Virus and worm attacks that increasingly plagued Internet users over the past year have proven profitable for Symantec Corp. and Network Associates Technology Inc.
The two leading antivirus software makers last week reported strong growth in antivirus software sales, citing persistent virus and worm outbreaks as largely driving that growth. However, their market leadership may come under fire in coming quarters as other vendors move into this market.
For its fiscal year, ended April 2, Symantec reported revenue of $1.87 billion, a 33% increase over last year's $1.41 billion. Net income for the year was up 50% to $371 million. For its fourth quarter, the company's IT-security sales to midsize and large companies comprised 38% of revenue and grew 30% year over year. Symantec's consumer desktop-security business grew 37% compared with the year-ago quarter and represented 48% of revenue.
Network Associates' revenue from sales to large companies was $59.31 million in its first quarter, ended March 31, up from $52.72 million a year ago. Taking away $6.69 million in sales of the company's new network intrusion-prevention IntruShield application, revenue was essentially flat year over year. Network Associates' sales to small and medium-sized businesses slipped from $68.7 million to $66.4 million. Consumer sales shone, growing 65% to $44.07 million.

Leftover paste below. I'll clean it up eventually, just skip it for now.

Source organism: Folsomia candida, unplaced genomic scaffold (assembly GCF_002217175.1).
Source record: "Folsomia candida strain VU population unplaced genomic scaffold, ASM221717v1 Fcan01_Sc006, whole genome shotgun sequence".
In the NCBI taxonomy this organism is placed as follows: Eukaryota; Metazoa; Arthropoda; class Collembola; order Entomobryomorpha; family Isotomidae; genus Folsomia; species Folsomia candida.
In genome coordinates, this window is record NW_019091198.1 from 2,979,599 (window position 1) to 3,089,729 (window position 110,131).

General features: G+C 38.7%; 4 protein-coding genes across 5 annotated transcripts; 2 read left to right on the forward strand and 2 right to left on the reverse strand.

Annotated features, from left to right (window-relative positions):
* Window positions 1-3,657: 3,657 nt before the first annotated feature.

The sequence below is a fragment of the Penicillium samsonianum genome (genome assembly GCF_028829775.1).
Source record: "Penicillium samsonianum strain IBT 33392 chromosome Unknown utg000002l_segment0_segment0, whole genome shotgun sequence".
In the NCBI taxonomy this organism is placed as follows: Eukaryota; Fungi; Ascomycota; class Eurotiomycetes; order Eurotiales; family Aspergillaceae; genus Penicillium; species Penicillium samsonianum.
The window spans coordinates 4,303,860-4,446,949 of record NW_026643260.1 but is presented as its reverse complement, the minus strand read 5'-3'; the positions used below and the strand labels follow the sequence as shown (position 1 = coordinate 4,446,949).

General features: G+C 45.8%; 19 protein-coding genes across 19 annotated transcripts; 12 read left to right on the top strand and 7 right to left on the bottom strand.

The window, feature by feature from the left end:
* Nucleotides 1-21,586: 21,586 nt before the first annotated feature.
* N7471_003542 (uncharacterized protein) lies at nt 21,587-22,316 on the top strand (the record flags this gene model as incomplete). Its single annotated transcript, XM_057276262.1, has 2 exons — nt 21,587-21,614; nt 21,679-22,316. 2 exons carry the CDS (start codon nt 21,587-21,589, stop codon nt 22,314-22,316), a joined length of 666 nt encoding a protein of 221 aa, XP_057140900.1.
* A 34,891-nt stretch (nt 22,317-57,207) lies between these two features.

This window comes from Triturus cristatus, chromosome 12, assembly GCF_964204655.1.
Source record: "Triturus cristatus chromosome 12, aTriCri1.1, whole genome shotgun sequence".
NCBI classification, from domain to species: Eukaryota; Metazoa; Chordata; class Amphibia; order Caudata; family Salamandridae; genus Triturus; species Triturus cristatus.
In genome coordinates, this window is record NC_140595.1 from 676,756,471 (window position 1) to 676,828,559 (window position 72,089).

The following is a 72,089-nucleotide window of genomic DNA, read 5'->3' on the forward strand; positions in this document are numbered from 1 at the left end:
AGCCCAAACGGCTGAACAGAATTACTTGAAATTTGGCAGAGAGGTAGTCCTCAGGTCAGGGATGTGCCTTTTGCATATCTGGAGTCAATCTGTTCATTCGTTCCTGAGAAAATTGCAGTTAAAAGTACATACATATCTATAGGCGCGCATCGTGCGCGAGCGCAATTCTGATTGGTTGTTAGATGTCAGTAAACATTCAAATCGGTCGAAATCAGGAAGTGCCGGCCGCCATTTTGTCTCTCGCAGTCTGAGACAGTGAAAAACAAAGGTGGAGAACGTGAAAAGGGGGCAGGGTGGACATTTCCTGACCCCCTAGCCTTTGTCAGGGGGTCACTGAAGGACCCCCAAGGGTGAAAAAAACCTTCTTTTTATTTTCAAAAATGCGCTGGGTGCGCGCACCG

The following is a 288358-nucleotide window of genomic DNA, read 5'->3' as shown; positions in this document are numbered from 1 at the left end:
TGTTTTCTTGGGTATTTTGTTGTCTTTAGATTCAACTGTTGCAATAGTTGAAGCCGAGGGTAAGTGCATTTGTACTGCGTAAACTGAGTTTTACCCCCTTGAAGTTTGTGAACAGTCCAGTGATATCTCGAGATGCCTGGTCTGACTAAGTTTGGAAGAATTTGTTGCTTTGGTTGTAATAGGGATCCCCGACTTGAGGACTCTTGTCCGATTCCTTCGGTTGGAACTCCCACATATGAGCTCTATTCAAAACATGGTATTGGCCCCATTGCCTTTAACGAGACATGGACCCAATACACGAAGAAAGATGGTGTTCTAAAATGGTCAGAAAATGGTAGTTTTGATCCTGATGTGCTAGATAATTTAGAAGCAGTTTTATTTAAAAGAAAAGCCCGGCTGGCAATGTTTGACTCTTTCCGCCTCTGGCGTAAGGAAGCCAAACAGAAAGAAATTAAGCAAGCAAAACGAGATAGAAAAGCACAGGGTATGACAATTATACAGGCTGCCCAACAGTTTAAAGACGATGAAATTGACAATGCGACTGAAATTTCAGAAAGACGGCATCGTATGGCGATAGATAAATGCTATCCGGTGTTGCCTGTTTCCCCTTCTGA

That type of stellar growth is unlikely to last. As Microsoft continues to improve its desktop firewall bundled with its operating system and brings its Active Protection Technology to market, both Symantec and Network Associates could see their consumer antivirus sales threatened. Microsoft's efforts aim to stop all types of attacks and make it easier to secure its Windows operating system.
Network vendors such as Cisco Systems and Juniper Networks Inc. increasingly are adding security capabilities into their networking gear. "It's a knife fight," says Network Associates president Gene Hodges. "You have very competent firms here who are whaling on each other."